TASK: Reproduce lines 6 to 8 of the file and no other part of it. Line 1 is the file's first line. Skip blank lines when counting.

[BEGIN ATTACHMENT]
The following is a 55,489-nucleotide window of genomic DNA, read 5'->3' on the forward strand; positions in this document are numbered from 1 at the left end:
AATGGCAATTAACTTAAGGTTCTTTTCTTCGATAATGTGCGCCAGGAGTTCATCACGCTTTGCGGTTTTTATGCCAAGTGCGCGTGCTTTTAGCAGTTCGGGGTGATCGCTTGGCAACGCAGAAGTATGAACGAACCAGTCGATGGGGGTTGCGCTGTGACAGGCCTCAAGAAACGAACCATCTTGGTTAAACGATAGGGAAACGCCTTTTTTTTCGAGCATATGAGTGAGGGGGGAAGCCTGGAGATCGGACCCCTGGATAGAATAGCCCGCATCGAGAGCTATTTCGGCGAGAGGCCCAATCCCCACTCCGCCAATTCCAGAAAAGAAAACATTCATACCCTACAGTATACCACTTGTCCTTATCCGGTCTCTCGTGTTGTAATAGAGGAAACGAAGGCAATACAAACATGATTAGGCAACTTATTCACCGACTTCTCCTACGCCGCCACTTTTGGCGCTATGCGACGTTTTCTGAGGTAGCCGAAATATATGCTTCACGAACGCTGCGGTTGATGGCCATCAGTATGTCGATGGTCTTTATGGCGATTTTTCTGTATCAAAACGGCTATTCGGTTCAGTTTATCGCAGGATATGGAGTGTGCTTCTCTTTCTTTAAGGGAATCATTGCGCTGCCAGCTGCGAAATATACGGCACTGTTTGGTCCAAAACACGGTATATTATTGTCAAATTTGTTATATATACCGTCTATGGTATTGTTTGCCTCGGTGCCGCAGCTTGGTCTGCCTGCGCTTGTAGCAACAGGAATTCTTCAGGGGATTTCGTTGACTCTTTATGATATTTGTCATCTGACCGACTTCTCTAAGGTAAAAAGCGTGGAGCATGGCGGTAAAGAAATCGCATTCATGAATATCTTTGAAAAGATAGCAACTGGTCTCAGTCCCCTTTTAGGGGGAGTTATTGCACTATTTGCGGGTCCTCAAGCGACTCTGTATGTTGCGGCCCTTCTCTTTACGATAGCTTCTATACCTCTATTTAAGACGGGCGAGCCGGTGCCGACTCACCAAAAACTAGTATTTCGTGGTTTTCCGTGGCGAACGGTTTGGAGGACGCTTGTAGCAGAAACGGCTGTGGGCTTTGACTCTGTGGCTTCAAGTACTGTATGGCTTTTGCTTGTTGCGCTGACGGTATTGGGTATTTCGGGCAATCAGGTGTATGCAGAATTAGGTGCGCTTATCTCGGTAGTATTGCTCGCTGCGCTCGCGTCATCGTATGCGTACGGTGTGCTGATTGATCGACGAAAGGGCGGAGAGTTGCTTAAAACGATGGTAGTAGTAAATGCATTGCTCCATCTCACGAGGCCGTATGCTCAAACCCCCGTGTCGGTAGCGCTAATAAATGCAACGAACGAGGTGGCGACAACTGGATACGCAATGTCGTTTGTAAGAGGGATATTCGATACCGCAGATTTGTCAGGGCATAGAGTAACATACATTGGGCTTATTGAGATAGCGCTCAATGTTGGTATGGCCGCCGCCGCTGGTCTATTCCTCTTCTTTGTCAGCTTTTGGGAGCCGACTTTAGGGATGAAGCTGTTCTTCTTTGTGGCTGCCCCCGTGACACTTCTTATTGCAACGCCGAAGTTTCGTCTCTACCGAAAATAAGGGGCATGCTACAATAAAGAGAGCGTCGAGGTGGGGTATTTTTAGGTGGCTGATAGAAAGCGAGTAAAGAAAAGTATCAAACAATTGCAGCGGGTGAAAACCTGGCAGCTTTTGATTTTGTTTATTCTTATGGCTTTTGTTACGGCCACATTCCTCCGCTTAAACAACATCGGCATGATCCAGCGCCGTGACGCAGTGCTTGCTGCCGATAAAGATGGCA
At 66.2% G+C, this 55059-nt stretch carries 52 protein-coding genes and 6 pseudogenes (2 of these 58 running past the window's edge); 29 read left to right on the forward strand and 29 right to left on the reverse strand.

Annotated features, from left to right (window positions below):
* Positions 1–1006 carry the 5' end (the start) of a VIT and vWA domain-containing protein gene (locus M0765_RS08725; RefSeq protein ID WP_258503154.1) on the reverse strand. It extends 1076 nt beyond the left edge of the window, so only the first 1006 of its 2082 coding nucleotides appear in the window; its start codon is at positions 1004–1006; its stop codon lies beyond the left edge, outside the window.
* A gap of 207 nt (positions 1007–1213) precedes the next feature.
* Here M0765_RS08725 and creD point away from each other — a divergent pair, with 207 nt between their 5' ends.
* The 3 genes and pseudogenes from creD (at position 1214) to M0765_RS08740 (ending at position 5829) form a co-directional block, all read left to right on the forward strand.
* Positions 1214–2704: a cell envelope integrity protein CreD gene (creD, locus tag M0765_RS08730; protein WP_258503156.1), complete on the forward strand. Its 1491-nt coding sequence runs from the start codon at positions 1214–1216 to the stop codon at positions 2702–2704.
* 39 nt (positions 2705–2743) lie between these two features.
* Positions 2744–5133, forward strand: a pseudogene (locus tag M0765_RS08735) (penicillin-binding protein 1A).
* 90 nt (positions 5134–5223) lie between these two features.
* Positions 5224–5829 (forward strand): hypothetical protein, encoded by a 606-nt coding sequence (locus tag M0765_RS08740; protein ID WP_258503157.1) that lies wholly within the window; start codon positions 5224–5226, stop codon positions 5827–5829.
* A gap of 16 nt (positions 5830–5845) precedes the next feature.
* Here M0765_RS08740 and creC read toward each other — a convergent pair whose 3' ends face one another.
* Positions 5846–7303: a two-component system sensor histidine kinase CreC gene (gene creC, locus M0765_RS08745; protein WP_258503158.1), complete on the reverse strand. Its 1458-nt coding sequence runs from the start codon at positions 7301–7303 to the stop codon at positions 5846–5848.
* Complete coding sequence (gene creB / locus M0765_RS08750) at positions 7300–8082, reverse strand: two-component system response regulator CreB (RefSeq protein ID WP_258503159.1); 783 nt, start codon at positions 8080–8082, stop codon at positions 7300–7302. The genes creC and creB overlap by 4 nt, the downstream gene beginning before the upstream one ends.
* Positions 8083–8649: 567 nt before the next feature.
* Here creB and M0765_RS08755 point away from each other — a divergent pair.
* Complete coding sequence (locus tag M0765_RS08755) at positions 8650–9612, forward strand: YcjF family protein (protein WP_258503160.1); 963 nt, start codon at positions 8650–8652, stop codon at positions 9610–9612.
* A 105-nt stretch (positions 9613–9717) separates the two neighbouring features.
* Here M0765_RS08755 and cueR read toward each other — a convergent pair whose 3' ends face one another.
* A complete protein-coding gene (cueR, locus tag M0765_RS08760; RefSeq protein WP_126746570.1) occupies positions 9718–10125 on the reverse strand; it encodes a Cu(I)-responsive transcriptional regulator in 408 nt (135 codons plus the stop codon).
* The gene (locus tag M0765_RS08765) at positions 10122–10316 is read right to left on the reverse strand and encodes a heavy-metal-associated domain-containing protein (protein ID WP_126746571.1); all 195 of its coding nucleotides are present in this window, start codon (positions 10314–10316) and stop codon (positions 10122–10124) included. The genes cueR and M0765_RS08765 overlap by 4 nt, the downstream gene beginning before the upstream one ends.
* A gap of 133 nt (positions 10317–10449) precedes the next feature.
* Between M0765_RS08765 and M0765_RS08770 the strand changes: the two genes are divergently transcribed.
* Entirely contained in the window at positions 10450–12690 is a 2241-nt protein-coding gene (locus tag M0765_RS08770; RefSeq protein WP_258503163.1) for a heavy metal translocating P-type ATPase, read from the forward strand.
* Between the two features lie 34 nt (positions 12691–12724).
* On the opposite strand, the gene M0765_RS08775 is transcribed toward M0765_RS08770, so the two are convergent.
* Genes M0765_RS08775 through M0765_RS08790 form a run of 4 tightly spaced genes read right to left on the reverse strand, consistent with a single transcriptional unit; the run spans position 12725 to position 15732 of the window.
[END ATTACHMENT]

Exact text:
* A gap of 207 nt (positions 1007–1213) precedes the next feature.
* Here M0765_RS08725 and creD point away from each other — a divergent pair, with 207 nt between their 5' ends.
* The 3 genes and pseudogenes from creD (at position 1214) to M0765_RS08740 (ending at position 5829) form a co-directional block, all read left to right on the forward strand.